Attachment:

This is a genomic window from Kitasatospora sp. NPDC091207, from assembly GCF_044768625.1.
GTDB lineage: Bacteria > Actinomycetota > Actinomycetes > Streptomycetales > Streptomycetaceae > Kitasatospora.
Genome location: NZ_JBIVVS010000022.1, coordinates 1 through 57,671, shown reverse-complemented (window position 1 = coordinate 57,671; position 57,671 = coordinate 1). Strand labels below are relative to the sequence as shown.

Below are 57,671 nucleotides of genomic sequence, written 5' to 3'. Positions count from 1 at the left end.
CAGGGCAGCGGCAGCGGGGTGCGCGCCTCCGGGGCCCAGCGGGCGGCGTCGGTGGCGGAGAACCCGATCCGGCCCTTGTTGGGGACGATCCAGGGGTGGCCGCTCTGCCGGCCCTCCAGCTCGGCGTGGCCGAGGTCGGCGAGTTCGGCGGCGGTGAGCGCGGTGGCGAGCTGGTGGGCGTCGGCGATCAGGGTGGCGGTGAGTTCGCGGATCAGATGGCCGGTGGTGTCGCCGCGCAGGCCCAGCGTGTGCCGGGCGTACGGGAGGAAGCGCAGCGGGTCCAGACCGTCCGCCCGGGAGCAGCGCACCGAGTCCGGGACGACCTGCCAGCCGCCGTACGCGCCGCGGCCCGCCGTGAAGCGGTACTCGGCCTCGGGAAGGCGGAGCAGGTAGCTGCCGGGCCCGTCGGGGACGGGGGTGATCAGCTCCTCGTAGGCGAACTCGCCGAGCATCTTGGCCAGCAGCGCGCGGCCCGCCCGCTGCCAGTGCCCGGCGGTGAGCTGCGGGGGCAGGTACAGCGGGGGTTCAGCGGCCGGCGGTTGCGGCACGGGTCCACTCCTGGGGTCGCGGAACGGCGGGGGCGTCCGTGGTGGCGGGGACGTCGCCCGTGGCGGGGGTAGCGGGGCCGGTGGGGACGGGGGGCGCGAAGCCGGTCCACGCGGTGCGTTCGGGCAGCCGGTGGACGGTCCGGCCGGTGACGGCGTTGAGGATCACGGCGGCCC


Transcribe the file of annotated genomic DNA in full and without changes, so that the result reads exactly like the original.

This is a genomic window from Kitasatospora sp. NPDC091207, from assembly GCF_044768625.1.
GTDB lineage: Bacteria > Actinomycetota > Actinomycetes > Streptomycetales > Streptomycetaceae > Kitasatospora.
Genome location: NZ_JBIVVS010000022.1, coordinates 1 through 57,671, shown reverse-complemented (window position 1 = coordinate 57,671; position 57,671 = coordinate 1). Strand labels below are relative to the sequence as shown.

Below are 57,671 nucleotides of genomic sequence, written 5' to 3'. Positions count from 1 at the left end.
CAGGGCAGCGGCAGCGGGGTGCGCGCCTCCGGGGCCCAGCGGGCGGCGTCGGTGGCGGAGAACCCGATCCGGCCCTTGTTGGGGACGATCCAGGGGTGGCCGCTCTGCCGGCCCTCCAGCTCGGCGTGGCCGAGGTCGGCGAGTTCGGCGGCGGTGAGCGCGGTGGCGAGCTGGTGGGCGTCGGCGATCAGGGTGGCGGTGAGTTCGCGGATCAGATGGCCGGTGGTGTCGCCGCGCAGGCCCAGCGTGTGCCGGGCGTACGGGAGGAAGCGCAGCGGGTCCAGACCGTCCGCCCGGGAGCAGCGCACCGAGTCCGGGACGACCTGCCAGCCGCCGTACGCGCCGCGGCCCGCCGTGAAGCGGTACTCGGCCTCGGGAAGGCGGAGCAGGTAGCTGCCGGGCCCGTCGGGGACGGGGGTGATCAGCTCCTCGTAGGCGAACTCGCCGAGCATCTTGGCCAGCAGCGCGCGGCCCGCCCGCTGCCAGTGCCCGGCGGTGAGCTGCGGGGGCAGGTACAGCGGGGGTTCAGCGGCCGGCGGTTGCGGCACGGGTCCACTCCTGGGGTCGCGGAACGGCGGGGGCGTCCGTGGTGGCGGGGACGTCGCCCGTGGCGGGGGTAGCGGGGCCGGTGGGGACGGGGGGCGCGAAGCCGGTCCACGCGGTGCGTTCGGGCAGCCGGTGGACGGTCCGGCCGGTGACGGCGTTGAGGATCACGGCGGCCC